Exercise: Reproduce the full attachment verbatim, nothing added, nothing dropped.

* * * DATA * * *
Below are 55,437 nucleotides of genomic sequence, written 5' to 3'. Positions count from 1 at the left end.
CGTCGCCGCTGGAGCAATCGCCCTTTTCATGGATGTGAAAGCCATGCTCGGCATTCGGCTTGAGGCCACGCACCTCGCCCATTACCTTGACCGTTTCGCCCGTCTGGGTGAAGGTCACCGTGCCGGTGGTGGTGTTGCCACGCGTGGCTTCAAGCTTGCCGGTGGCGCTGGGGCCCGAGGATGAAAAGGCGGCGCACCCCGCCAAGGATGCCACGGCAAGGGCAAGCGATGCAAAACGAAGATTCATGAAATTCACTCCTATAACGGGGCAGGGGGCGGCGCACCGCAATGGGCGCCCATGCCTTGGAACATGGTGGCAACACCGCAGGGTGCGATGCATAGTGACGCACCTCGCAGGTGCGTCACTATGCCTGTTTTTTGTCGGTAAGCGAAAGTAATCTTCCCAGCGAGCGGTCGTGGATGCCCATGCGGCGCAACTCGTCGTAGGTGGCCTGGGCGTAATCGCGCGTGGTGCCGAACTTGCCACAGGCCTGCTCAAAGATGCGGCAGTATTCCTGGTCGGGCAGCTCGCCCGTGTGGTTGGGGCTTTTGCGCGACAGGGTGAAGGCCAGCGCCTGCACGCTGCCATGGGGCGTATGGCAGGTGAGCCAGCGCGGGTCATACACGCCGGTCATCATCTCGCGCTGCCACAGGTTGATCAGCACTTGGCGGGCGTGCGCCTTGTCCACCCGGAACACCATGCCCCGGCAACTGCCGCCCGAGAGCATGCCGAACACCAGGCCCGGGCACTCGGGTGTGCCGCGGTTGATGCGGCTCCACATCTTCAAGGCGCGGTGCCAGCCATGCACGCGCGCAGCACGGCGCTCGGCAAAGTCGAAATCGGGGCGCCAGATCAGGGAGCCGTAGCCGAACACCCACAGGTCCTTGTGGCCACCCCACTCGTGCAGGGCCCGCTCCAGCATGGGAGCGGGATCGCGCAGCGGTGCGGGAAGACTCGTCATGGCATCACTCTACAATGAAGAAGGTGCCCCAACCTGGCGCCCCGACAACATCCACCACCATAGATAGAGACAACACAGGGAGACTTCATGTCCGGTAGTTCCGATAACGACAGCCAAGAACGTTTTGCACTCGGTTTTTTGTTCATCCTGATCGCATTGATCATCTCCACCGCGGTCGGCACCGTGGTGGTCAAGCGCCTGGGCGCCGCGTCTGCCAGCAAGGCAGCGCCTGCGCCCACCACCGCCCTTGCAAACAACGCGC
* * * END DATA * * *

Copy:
Below are 55,437 nucleotides of genomic sequence, written 5' to 3'. Positions count from 1 at the left end.
CGTCGCCGCTGGAGCAATCGCCCTTTTCATGGATGTGAAAGCCATGCTCGGCATTCGGCTTGAGGCCACGCACCTCGCCCATTACCTTGACCGTTTCGCCCGTCTGGGTGAAGGTCACCGTGCCGGTGGTGGTGTTGCCACGCGTGGCTTCAAGCTTGCCGGTGGCGCTGGGGCCCGAGGATGAAAAGGCGGCGCACCCCGCCAAGGATGCCACGGCAAGGGCAAGCGATGCAAAACGAAGATTCATGAAATTCACTCCTATAACGGGGCAGGGGGCGGCGCACCGCAATGGGCGCCCATGCCTTGGAACATGGTGGCAACACCGCAGGGTGCGATGCATAGTGACGCACCTCGCAGGTGCGTCACTATGCCTGTTTTTTGTCGGTAAGCGAAAGTAATCTTCCCAGCGAGCGGTCGTGGATGCCCATGCGGCGCAACTCGTCGTAGGTGGCCTGGGCGTAATCGCGCGTGGTGCCGAACTTGCCACAGGCCTGCTCAAAGATGCGGCAGTATTCCTGGTCGGGCAGCTCGCCCGTGTGGTTGGGGCTTTTGCGCGACAGGGTGAAGGCCAGCGCCTGCACGCTGCCATGGGGCGTATGGCAGGTGAGCCAGCGCGGGTCATACACGCCGGTCATCATCTCGCGCTGCCACAGGTTGATCAGCACTTGGCGGGCGTGCGCCTTGTCCACCCGGAACACCATGCCCCGGCAACTGCCGCCCGAGAGCATGCCGAACACCAGGCCCGGGCACTCGGGTGTGCCGCGGTTGATGCGGCTCCACATCTTCAAGGCGCGGTGCCAGCCATGCACGCGCGCAGCACGGCGCTCGGCAAAGTCGAAATCGGGGCGCCAGATCAGGGAGCCGTAGCCGAACACCCACAGGTCCTTGTGGCCACCCCACTCGTGCAGGGCCCGCTCCAGCATGGGAGCGGGATCGCGCAGCGGTGCGGGAAGACTCGTCATGGCATCACTCTACAATGAAGAAGGTGCCCCAACCTGGCGCCCCGACAACATCCACCACCATAGATAGAGACAACACAGGGAGACTTCATGTCCGGTAGTTCCGATAACGACAGCCAAGAACGTTTTGCACTCGGTTTTTTGTTCATCCTGATCGCATTGATCATCTCCACCGCGGTCGGCACCGTGGTGGTCAAGCGCCTGGGCGCCGCGTCTGCCAGCAAGGCAGCGCCTGCGCCCACCACCGCCCTTGCAAACAACGCGC